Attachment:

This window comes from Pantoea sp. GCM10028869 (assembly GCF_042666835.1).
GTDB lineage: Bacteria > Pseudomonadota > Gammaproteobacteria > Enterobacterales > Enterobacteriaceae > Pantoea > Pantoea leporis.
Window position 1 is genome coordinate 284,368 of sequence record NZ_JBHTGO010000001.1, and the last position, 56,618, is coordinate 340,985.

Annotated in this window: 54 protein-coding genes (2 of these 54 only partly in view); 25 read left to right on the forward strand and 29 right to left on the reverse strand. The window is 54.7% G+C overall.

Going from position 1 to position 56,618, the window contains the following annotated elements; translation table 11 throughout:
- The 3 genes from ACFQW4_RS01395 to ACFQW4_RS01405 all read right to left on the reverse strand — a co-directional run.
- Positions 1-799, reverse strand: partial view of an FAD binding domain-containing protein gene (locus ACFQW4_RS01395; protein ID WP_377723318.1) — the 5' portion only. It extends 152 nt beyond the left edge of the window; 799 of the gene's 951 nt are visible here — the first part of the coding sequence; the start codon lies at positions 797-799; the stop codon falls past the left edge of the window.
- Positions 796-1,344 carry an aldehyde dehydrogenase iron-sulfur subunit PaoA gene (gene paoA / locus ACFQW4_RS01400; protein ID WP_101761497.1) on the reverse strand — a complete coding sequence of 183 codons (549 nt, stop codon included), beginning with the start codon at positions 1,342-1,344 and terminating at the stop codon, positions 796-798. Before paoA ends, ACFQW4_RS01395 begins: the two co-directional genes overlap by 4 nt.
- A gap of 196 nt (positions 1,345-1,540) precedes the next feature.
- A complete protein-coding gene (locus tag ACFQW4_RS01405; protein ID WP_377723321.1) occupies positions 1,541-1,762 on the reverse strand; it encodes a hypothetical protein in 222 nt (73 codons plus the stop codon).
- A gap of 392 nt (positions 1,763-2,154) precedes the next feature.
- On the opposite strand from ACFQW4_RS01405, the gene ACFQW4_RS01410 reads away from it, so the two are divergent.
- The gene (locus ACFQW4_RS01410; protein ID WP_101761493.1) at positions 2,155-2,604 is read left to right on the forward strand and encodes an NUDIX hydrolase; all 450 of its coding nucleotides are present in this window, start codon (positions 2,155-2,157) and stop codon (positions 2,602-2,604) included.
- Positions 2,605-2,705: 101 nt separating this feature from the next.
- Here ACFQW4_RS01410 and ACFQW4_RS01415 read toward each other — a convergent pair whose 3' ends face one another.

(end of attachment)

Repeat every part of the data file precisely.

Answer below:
This window comes from Pantoea sp. GCM10028869 (assembly GCF_042666835.1).
GTDB lineage: Bacteria > Pseudomonadota > Gammaproteobacteria > Enterobacterales > Enterobacteriaceae > Pantoea > Pantoea leporis.
Window position 1 is genome coordinate 284,368 of sequence record NZ_JBHTGO010000001.1, and the last position, 56,618, is coordinate 340,985.

Annotated in this window: 54 protein-coding genes (2 of these 54 only partly in view); 25 read left to right on the forward strand and 29 right to left on the reverse strand. The window is 54.7% G+C overall.

Going from position 1 to position 56,618, the window contains the following annotated elements; translation table 11 throughout:
- The 3 genes from ACFQW4_RS01395 to ACFQW4_RS01405 all read right to left on the reverse strand — a co-directional run.
- Positions 1-799, reverse strand: partial view of an FAD binding domain-containing protein gene (locus ACFQW4_RS01395; protein ID WP_377723318.1) — the 5' portion only. It extends 152 nt beyond the left edge of the window; 799 of the gene's 951 nt are visible here — the first part of the coding sequence; the start codon lies at positions 797-799; the stop codon falls past the left edge of the window.
- Positions 796-1,344 carry an aldehyde dehydrogenase iron-sulfur subunit PaoA gene (gene paoA / locus ACFQW4_RS01400; protein ID WP_101761497.1) on the reverse strand — a complete coding sequence of 183 codons (549 nt, stop codon included), beginning with the start codon at positions 1,342-1,344 and terminating at the stop codon, positions 796-798. Before paoA ends, ACFQW4_RS01395 begins: the two co-directional genes overlap by 4 nt.
- A gap of 196 nt (positions 1,345-1,540) precedes the next feature.
- A complete protein-coding gene (locus tag ACFQW4_RS01405; protein ID WP_377723321.1) occupies positions 1,541-1,762 on the reverse strand; it encodes a hypothetical protein in 222 nt (73 codons plus the stop codon).
- A gap of 392 nt (positions 1,763-2,154) precedes the next feature.
- On the opposite strand from ACFQW4_RS01405, the gene ACFQW4_RS01410 reads away from it, so the two are divergent.
- The gene (locus ACFQW4_RS01410; protein ID WP_101761493.1) at positions 2,155-2,604 is read left to right on the forward strand and encodes an NUDIX hydrolase; all 450 of its coding nucleotides are present in this window, start codon (positions 2,155-2,157) and stop codon (positions 2,602-2,604) included.
- Positions 2,605-2,705: 101 nt separating this feature from the next.
- Here ACFQW4_RS01410 and ACFQW4_RS01415 read toward each other — a convergent pair whose 3' ends face one another.